Zach / New Jersey / Cornell Class of 2018 [Industrial Labor Relations + Creative Writing]


Last summer: molten skies, singed

black at the edges like the hand-

rolled joint you clenched between

your fingers the way those

Bright Young Things in the movies

taught you,

and I remember how the air 

hung all around us, static and heavy - 

electric, you called it, but you’ve always

had a knack for sounding poetic, 

and I was never one to fall 

for stale metaphors


There’s something about hotel rooms, 

the illusion of cleanliness,

sterile as the blood-crusted razor

we found floating in the clogged

sink, that haunts me:

floral prints peeled back,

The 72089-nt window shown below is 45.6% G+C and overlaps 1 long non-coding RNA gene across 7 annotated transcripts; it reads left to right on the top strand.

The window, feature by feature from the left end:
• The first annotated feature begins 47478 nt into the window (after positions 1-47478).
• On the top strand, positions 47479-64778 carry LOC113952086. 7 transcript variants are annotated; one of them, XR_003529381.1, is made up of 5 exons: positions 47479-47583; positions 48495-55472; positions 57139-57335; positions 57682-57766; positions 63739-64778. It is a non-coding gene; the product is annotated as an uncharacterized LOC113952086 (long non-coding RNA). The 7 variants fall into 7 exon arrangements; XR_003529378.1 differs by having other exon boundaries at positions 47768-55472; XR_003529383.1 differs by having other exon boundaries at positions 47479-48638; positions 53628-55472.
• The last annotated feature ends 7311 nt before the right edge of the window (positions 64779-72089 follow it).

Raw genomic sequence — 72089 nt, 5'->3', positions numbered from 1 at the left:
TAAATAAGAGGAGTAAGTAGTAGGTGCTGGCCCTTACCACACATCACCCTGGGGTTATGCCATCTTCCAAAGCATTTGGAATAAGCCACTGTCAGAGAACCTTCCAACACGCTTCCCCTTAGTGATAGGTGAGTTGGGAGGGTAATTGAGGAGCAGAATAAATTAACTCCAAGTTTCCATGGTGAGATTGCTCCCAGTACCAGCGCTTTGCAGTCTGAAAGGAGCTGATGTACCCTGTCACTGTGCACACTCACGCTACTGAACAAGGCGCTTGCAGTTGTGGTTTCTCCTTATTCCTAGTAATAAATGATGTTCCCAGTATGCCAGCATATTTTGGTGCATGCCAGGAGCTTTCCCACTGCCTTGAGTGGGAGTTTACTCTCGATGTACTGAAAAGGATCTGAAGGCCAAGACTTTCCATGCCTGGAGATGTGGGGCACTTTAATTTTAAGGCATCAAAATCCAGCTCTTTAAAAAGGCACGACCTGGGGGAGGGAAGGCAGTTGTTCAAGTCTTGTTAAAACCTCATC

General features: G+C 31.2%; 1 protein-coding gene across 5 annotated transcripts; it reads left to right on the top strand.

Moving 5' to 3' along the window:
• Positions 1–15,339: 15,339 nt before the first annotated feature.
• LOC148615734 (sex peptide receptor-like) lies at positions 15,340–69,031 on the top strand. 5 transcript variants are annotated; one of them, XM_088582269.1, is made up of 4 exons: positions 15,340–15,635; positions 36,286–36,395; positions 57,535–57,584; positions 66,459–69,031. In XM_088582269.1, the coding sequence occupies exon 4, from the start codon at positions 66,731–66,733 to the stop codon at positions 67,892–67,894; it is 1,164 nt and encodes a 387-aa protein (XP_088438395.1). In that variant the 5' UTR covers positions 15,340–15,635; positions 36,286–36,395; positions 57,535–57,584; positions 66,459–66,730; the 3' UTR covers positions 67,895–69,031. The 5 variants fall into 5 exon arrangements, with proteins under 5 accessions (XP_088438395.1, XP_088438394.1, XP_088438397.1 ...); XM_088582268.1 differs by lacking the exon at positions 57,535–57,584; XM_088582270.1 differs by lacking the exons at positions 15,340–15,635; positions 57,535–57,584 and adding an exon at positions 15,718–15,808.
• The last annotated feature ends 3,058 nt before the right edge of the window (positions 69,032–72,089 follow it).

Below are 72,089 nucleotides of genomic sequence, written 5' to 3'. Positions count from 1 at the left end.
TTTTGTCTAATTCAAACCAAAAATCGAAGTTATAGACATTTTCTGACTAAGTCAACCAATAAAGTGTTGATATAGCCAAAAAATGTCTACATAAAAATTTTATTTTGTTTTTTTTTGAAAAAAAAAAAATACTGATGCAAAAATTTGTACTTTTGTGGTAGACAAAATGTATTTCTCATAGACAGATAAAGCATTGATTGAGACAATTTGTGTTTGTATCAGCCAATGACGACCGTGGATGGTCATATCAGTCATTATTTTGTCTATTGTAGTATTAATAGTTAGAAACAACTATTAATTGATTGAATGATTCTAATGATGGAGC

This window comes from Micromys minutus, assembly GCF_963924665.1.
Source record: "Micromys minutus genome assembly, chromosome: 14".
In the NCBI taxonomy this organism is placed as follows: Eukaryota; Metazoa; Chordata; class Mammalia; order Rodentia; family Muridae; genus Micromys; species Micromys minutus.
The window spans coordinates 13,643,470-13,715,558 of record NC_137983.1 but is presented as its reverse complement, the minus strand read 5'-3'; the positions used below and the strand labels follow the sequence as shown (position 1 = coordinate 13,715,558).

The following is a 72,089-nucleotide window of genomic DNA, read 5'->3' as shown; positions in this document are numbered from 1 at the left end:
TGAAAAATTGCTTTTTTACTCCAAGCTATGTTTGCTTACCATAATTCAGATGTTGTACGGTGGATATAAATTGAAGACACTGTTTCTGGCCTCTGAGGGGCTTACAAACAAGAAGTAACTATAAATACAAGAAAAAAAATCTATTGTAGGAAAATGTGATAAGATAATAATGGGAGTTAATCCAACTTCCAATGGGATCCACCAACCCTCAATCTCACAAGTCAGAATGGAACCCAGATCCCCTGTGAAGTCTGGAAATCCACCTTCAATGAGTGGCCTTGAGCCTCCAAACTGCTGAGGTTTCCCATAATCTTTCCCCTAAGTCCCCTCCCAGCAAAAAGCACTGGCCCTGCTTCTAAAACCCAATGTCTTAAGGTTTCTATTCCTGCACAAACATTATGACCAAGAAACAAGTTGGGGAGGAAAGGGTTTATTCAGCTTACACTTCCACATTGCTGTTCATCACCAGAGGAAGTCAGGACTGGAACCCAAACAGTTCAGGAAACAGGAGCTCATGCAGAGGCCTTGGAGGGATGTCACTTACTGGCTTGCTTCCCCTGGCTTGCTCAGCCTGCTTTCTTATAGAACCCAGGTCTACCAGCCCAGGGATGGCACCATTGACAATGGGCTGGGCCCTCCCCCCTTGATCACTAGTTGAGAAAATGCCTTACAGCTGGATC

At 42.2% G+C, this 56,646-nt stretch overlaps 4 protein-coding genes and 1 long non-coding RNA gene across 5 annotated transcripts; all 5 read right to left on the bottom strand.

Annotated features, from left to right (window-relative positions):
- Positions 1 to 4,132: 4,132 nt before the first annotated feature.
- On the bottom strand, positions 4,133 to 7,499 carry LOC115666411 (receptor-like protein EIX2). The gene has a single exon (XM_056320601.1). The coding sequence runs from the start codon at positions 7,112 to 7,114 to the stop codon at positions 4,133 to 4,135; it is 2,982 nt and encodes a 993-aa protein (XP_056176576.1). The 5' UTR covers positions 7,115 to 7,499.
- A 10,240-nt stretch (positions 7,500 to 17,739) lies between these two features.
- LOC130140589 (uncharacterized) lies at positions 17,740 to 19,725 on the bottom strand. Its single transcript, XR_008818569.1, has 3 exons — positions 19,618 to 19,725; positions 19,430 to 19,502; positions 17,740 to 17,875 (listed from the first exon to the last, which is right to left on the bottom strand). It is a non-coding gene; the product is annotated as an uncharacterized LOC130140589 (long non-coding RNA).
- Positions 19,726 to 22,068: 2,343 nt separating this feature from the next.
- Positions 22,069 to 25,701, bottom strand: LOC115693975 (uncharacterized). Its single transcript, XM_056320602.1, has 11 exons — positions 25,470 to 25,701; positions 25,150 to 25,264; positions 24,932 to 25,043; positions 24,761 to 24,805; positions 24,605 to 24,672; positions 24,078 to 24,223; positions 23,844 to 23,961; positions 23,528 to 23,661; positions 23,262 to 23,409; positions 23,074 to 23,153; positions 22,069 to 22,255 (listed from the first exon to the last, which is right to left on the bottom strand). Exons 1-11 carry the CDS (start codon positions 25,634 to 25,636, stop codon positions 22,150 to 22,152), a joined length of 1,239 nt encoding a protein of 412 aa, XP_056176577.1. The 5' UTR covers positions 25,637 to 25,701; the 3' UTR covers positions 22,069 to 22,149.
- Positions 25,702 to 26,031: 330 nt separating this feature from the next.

hanging down from the walls

like loose flesh - 

outside, cigarette smoke curling

around the drained pool, 

as the woman across the hall

in 207 wrapped rope around

her neck, stepped off

of the barebones mattress,

and never quite reached

the floor


Around the time they found her, 

we were sitting in a diner 

twenty miles outside of town:

I was shaking 

and you wouldn’t look me 

in the eye when I told you 

that it’s getting harder 

and harder for me

to remember 

that there is no love

in welts painted 

across throats 

like flaming